- Before you place your circuit, change the "Bit Width In" property (bus width) to 8, and "Fan Out" property (# of branches) to 3. If you move your cursor over the schematic, your cursor should look as follows:
- Now, select which bits to send out to which part of your fan. The least significant bit is bit 0 and the most significant bit is bit 7. Change bits 1, 2, and 6 to be coming out on fan arm 1 (the middle one). Have all the other bits come out of the default fan arm. FYI: the "None" option means that the selected bit will not come out on ANY of the fan arms.
- Once you configure your splitter, you can place your splitter into your circuit.
- Route "In" to the splitter. Attach a 2-input AND gate to fan arms 0 and 2 and route the output of the AND gate to Out1.
- Now, interpret the input as a "sign and magnitude" number. Place logic gates and other circuits to make Out2 to be the negative "sign and magnitude" value of the input. Sign and magnitude is an alternate way of representing signed values - like 2s complement, but simpler! The combinational logic should be straight-forward.
- We will need another splitter to recombine the fans into a single 8-bit bus. Place another splitter with the proper properties (Bit Width In: 8, Fan Out: 3, correct fan widths). Play with the Facing and Appearance properties to make your final circuit as clean-looking as possible.
- Show your Ex4 circuit to your TA.
- If we decide to take the input and interpret it as a 2's complement number, what inputs will produce Out1 = 1? Hint: What do the first and last bits of a two's complement number being 1 tell you about the number?
Part 5: Rotate RightWith your knowledge of splitters and your knowledge and experience with multiplexers from the last lab, you are ready to implement a non-trivial combinational logic block:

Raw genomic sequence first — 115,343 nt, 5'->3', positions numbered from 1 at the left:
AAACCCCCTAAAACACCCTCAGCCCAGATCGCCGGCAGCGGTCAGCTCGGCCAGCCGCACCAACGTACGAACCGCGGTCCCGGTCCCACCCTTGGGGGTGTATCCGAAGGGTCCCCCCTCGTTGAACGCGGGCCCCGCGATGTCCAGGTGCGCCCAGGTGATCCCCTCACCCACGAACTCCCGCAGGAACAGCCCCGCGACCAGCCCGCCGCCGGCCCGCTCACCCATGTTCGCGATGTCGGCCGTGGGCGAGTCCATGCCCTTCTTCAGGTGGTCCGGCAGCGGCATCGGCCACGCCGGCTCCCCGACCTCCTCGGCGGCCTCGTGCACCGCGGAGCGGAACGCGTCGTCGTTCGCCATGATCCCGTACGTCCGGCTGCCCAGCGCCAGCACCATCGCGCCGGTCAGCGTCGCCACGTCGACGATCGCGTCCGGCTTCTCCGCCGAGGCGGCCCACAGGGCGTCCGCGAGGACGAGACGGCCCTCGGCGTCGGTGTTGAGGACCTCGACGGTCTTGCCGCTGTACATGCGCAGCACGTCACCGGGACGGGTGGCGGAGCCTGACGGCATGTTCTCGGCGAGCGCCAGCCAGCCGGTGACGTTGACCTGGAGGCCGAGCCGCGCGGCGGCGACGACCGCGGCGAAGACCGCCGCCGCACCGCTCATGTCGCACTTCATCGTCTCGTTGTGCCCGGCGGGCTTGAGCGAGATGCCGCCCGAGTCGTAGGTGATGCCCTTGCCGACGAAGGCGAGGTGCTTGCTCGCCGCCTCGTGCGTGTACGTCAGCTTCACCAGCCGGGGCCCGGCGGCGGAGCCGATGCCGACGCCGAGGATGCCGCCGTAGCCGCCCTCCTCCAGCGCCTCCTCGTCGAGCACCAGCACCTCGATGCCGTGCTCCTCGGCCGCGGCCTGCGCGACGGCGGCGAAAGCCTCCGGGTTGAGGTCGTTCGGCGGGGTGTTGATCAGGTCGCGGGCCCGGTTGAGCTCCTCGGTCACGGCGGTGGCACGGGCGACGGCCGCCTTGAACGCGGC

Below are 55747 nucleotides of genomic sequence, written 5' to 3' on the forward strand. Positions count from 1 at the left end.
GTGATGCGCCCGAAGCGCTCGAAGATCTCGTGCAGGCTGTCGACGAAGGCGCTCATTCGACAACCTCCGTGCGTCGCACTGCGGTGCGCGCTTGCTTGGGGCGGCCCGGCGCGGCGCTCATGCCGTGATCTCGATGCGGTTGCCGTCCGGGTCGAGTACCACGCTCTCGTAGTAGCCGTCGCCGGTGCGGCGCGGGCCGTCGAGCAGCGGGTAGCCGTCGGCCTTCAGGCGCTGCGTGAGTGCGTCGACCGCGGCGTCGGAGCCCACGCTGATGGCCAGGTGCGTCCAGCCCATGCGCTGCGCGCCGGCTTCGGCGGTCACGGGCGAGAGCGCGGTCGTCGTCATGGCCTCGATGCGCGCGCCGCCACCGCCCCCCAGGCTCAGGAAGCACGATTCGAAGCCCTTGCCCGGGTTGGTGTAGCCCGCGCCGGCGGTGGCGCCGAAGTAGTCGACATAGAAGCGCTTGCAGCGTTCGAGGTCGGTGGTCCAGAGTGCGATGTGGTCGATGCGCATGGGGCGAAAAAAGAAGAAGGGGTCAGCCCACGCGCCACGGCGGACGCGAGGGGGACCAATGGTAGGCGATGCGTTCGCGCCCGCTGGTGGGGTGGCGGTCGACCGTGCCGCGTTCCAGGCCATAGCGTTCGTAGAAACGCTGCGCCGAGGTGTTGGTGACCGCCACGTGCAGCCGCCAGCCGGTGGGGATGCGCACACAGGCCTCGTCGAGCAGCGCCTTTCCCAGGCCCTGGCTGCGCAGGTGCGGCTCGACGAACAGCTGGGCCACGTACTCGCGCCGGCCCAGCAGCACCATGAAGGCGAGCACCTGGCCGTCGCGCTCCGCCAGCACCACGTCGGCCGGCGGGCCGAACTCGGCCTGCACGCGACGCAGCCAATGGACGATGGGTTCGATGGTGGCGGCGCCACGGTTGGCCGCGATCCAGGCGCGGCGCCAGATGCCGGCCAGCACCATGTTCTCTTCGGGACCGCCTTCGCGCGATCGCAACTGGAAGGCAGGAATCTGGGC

rotr, which stands for "Rotate Right". The idea is that
rotr A,Bwill "rotate" the bit pattern of input A to the right by B bits. So, if A were 0b1011010101110011 and B were 0b0101 (5 in decimal), the output of the block would be 0b1001110110101011. Notice that the rightmost 5 bits were rotated off the right end of the value and back onto the left end. In RTL, the operation would be something like "
R = A >> B | A << (16 - B)".
You must implement a subcircuit named "rotr" with the following inputs:
- A, 16 bits, the input to be rotated
- B, 4 bits, the rotation amount (Why 4 bits?)
rotrsubcircuit in the main subcircuit.
Hint: Before you start wiring, you should think veeeery carefully about how you might decompose this problem into smaller ones and join them together. You should feel very free to use subcircuits when implementing
rotr. If you don't, expect to regret it.
Hint, the second: Just because we gave you an RTL representation doesn't mean it's the best way to look at this problem. Think about the input bits of B and think about how to effectively use splitters! Can you do something with the binary form, like with the envelopes in exercise 5 of lab0?
Tip: If your wiring from a large splitter is getting messy, sometimes chaining splitters can keep things more localized and cleaner. For example, a 1 to 16 split can be achieved by a fan out of 4 connected to 4 more splitters of fan out 4.
- Show your TA your rotr circuit and verify that it works.